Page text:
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Monica Kurnatowska

Monica Kurnatowska is a partner in the Firm's London office. She focuses on employment law and has been recognised by Chambers UK as a leading lawyer in her field. Monica is a regular speaker at internal and external seminars and workshops, and has written for a number of external publications on bonus issues, atypical workers, TUPE and outsourcing.

In 2021, the government commissioned Dr. Tony Sewell to chair a new Commission on Race and Ethnic Disparities (CRED) to investigate race and ethnic disparities in the UK. CRED published its report into its findings in March 2021 which set out 24 recommendations to forward 4 overarching aims: (i) to build trust between different communities and the institutions that serve them, (ii) to promote greater fairness to improve opportunities and outcomes for individuals and communities, (iii) to create agency so individuals can take greater control of the decisions that impact their lives, and (iv) to achieve genuine inclusivity to ensure all groups feel a part of UK society.

It’s clear that many businesses, governments and regulators have publicly recognised menopause as a health priority and started to take positive steps to break historic taboos and encourage support, particularly in the workplace. 64% of respondents to Part II of the recent Baker McKenzie Mind the Gap series confirmed that their organisation has implemented some form of menopause policy. 74% of those without such a policy plan to implement one within the next two years.

Based on a survey of 900 employment and I&D leaders across the globe, the second installment of the Mind the Gap series outlines the main barriers to I&D success and the key actions organizations can take to strengthen performance, manage risk and accelerate progress through their I&D programs.

The European Whistleblowing Directive is to be implemented by the European Union’s 27 member states by no later than 17 December 2021 and will impact employers with operations in those jurisdictions. With most of the Member States yet to pass their implementing legislation, employers will face a period of intense activity in the coming months.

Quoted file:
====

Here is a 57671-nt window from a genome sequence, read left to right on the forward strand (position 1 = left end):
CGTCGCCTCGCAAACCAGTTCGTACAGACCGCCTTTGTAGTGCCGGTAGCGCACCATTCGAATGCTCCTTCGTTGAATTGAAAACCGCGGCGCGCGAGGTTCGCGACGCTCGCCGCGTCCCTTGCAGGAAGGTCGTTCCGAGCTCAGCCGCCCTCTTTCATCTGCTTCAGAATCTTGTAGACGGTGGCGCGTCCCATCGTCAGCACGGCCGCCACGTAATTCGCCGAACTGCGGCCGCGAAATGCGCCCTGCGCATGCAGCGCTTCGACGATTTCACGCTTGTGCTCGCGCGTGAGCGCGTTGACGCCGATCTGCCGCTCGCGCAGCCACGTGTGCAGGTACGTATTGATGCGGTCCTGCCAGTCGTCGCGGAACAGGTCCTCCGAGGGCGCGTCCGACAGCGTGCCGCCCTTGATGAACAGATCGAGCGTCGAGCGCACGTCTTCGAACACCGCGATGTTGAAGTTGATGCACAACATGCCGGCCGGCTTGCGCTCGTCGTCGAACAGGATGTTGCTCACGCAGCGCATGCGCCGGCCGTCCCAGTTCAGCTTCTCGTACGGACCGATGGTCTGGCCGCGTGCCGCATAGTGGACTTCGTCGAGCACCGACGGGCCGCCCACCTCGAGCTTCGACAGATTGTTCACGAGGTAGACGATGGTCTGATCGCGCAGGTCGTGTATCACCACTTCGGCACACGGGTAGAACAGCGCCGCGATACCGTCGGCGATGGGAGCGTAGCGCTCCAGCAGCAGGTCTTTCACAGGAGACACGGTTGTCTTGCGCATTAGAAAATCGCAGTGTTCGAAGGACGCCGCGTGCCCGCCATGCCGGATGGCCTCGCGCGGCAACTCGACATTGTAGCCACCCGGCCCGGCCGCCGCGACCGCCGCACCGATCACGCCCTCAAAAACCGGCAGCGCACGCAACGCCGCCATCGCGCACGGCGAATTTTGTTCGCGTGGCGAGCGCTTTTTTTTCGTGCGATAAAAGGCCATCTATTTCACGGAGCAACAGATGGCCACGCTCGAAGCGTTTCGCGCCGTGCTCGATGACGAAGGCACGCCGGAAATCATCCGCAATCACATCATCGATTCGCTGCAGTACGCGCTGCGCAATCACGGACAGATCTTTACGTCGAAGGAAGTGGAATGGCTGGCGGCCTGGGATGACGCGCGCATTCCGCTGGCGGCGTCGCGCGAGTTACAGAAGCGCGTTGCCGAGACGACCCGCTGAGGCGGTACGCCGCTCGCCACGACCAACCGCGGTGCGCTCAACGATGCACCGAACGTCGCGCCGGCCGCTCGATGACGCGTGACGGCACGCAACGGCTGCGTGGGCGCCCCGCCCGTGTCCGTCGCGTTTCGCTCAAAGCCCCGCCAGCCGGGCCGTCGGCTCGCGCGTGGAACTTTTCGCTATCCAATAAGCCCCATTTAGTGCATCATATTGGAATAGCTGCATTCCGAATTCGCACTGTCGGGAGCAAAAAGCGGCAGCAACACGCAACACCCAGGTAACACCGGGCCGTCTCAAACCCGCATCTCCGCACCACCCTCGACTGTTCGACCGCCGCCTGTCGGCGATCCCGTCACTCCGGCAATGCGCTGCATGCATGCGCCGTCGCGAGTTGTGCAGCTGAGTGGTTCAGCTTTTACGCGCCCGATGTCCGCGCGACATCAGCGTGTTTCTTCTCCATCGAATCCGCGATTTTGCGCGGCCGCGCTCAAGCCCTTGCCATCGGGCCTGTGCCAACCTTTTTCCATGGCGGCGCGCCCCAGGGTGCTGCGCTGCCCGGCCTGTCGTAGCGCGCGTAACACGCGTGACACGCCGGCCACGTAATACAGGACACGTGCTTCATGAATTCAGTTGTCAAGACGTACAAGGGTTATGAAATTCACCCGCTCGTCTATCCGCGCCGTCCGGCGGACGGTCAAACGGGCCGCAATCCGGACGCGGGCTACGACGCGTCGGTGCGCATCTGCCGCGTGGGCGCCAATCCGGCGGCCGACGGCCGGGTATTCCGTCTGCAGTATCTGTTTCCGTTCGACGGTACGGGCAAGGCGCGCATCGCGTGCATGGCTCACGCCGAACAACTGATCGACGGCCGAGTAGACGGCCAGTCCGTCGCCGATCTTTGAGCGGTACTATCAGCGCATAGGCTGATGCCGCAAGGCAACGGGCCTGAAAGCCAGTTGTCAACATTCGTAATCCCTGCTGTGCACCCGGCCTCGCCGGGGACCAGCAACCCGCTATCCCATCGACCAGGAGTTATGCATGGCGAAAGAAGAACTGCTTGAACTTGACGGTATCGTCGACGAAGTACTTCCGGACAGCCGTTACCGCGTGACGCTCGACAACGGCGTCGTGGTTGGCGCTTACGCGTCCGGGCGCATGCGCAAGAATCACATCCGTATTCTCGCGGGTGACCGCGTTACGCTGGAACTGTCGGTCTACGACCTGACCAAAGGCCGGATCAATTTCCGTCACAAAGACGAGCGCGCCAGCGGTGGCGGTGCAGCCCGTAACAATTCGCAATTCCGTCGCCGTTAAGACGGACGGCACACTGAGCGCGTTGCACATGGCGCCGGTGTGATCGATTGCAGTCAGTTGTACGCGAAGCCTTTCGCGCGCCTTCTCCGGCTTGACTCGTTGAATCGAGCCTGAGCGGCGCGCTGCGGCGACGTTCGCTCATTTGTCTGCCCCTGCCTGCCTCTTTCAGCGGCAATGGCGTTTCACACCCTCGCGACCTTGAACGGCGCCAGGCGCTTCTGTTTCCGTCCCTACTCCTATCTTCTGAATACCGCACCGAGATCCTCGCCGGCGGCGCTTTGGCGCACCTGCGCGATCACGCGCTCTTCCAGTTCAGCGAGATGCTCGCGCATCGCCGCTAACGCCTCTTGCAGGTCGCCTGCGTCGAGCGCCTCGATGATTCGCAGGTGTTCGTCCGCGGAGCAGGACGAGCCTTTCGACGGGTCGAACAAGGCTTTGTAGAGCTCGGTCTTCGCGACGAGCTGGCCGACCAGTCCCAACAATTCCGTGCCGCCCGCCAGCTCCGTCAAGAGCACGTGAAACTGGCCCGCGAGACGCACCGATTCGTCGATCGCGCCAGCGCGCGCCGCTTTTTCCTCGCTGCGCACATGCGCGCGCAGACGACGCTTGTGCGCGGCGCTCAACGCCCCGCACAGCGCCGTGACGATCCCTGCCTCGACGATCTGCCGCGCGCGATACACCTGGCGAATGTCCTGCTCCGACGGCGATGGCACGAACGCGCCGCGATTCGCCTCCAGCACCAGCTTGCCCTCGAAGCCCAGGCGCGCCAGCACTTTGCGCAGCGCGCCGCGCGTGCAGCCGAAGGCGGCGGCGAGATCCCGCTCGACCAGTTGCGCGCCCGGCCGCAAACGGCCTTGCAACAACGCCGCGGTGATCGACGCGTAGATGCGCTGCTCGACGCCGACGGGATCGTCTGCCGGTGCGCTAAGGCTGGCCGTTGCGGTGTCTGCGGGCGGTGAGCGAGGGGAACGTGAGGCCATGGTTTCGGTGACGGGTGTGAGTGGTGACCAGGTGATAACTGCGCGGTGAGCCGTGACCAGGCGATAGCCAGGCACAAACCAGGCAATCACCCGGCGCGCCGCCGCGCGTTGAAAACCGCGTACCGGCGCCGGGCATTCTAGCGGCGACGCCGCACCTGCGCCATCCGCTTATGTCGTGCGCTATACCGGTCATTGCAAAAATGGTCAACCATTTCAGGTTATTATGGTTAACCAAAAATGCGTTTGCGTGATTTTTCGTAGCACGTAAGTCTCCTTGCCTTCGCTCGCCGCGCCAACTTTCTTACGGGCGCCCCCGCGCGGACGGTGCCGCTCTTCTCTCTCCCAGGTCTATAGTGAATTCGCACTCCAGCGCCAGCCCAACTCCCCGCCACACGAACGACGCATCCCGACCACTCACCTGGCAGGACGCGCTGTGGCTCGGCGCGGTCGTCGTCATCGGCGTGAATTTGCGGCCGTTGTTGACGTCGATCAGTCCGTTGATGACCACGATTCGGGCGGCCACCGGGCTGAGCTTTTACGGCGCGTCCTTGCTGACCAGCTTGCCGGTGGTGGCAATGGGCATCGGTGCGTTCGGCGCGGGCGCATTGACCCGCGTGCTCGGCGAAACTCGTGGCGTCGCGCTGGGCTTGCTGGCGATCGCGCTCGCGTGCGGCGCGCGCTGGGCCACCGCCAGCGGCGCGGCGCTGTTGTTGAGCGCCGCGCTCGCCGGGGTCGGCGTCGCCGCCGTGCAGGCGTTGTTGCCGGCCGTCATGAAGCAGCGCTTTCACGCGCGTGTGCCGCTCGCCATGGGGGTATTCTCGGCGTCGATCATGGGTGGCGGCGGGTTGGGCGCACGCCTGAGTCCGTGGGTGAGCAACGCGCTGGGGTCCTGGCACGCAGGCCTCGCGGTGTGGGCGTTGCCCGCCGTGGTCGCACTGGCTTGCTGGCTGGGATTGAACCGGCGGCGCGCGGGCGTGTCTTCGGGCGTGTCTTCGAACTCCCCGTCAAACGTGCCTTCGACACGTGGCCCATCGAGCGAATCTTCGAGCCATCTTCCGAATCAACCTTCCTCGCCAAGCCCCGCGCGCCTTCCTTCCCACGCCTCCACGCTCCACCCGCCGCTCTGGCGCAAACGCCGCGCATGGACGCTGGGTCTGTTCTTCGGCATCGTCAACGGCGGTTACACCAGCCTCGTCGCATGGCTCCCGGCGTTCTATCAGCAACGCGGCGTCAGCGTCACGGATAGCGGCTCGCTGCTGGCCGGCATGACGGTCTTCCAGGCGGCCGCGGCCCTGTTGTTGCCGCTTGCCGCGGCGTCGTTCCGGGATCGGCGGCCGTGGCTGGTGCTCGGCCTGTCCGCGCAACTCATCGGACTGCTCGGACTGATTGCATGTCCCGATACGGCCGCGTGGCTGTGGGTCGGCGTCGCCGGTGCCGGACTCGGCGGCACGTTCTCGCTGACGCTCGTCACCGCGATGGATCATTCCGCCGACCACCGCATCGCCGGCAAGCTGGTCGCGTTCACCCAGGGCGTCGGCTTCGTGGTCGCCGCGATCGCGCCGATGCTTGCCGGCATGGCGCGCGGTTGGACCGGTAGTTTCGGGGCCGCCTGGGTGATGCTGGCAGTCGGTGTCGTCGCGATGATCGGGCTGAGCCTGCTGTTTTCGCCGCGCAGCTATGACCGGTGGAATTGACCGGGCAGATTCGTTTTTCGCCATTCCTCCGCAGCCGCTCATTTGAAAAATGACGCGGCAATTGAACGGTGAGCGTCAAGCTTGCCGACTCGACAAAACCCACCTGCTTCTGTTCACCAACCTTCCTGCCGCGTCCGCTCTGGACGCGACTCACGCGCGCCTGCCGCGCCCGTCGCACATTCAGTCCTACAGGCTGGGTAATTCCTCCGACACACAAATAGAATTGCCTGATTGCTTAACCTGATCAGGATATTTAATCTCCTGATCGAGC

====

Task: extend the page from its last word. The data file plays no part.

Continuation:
A number of reports have cited the disproportionately negative effect of the COVID-19 pandemic on the employment and earnings of women. There is a risk that the effects of the pandemic could further entrench preexisting inequalities, and that the economic impact of the pandemic on businesses could push pay equality down the agenda. Instead, we see the return to “normality” as the perfect opportunity to take stock and identify where inequality can be tackled.

In late July 2021, the UK Government set out a new strategy on disability inclusion with Boris Johnson claiming “Our new National Disability Strategy is a clear plan – from giving disabled people the best start in school to unlocking equal job opportunities, this strategy sets us on a path to improve their everyday lives.” In this article Baker McKenzie associates consider the employment aspects of the strategy and the legal implications of them. They also consider practical steps employers can take to better understand and address disability inclusion within the workplace.

Our quarterly “Working with Unions” bulletin is designed to keep employers updated with key cases and legal developments affecting trade unions and employee representative bodies. Our latest bulletin covers the period of April to June 2021 and includes an interesting Central Arbitration Committee decision considering the effect of Brexit on UK European Works Councils and a decision of the Employment Appeal Tribunal reading down section 146 of the Trade Union and Labour Relations (Consolidation) Act 1992 to give workers protection from detriment for taking industrial action.